A visit to the pediatrician could be anxiety-provoking for a young child. It’s not surprising. The doctor’s office can be full of unfamiliar sights, sounds and sensations. So how can a parent help ease his or her child’s fears?
“Feeling out of control is scary, especially for a toddler whose verbal ability is still limited,” Dania Lindenberg, MD, a pediatrician with Scripps Coastal Medical Center. “Parents can be very helpful in easing these anxieties.”
Here are some suggestions:
- Prepare your child for what to expect. Tell your child what may happen during the doctor’s visit ahead of time, but be brief. “Never lie to a child and never make promises that may be broken during a visit,” says Dr. Lindenberg. For example, you shouldn’t promise that a visit to the doctor won’t hurt, because there may be immunizations or blood draws. What you can say is, “I don’t know if you will get a shot this time. If you do, it will be over very quickly and will probably feel like a pinch.” You might even consider bringing happy face stickers to put on the bandage as a reward for bravery.
- Help your child build patient-doctor trust. Try to establish a relationship with a particular doctor so that your child can get to know him or her over time. An appointment with a faceless “doctor” will always be more frightening than being able to say it’s “time to go see doctor ____.” It’s never too early to establish a personal relationship with a primary doctor.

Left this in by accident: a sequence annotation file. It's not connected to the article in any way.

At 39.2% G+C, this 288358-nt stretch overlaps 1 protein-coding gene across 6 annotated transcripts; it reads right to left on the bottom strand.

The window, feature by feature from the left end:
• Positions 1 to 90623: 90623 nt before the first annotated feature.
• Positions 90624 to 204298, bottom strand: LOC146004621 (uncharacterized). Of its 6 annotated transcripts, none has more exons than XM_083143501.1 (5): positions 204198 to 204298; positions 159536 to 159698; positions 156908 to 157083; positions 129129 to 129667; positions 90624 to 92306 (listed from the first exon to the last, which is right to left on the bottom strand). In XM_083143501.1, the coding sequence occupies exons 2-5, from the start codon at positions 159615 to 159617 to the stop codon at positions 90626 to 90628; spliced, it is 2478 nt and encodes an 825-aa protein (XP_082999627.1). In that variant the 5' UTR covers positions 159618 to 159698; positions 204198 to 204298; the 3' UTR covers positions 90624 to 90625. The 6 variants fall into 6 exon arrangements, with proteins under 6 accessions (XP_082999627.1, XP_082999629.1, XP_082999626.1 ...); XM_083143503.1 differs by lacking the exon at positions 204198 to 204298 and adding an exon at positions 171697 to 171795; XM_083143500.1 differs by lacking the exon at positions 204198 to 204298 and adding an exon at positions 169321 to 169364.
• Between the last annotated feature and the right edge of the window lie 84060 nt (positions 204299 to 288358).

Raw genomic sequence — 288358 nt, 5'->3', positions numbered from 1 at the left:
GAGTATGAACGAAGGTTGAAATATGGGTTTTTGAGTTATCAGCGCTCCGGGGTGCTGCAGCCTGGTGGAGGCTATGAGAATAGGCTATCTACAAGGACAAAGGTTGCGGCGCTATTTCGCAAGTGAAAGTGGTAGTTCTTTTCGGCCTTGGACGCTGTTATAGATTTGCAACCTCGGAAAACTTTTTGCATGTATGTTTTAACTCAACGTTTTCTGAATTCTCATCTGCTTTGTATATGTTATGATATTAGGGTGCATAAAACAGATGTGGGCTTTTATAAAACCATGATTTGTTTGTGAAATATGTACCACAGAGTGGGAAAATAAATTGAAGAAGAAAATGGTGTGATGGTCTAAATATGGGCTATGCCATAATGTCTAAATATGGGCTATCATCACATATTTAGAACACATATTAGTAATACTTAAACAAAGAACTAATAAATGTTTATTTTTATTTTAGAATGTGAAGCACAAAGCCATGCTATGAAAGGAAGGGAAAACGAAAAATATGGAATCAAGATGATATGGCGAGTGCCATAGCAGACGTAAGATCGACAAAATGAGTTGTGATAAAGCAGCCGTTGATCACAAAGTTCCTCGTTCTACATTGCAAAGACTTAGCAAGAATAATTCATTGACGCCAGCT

- Role play at home. If your child is especially anxious, Dr. Lindenberg suggests playing doctor at home. First, you should use play instruments to listen to your child’s heart, look in her ears, and check her eyes and teeth. Then, let her give you or her favorite doll an exam. The more your child is exposed to routine medical exam procedures, the less frightening they will be.
- Set your child’s mind at ease. Reassure your child that you and the doctor are a team, and you are both on the same side. Remind your child that you will be with him the whole time, and emphasize that the doctor is there to help him or her stay or get well.
- Find common ground. Let your doctor know some of your child’s interests to help draw your child into conversation —whether it’s Legos, Sesame Street, a favorite movie or other age-appropriate conversation fodder. Establishing common ground can help the doctor build trust and rapport with your child.
- Remove the white-coat fear effect. If your child’s pediatrician still dresses formally, consider asking the doctor to remove the white coat during your child’s visit. The lack of a uniform may help to remove a fear trigger from the situation.
- Be calm and carry on. “As difficult as it may seem, do your best to avoid appearing anxious yourself during the appointment,” says Dr. Lindenberg. “Your child will pick up on your mood, so smile, relax your shoulders, breathe slowly and speak in a warm, reassuring tone.”
Despite your best efforts, it may turn out you have a child who cries every time she even gets near the doctor’s office. Don’t worry — this will likely get better as she grows older. Be patient, be firm, be supportive, be understanding, and try to remain calm.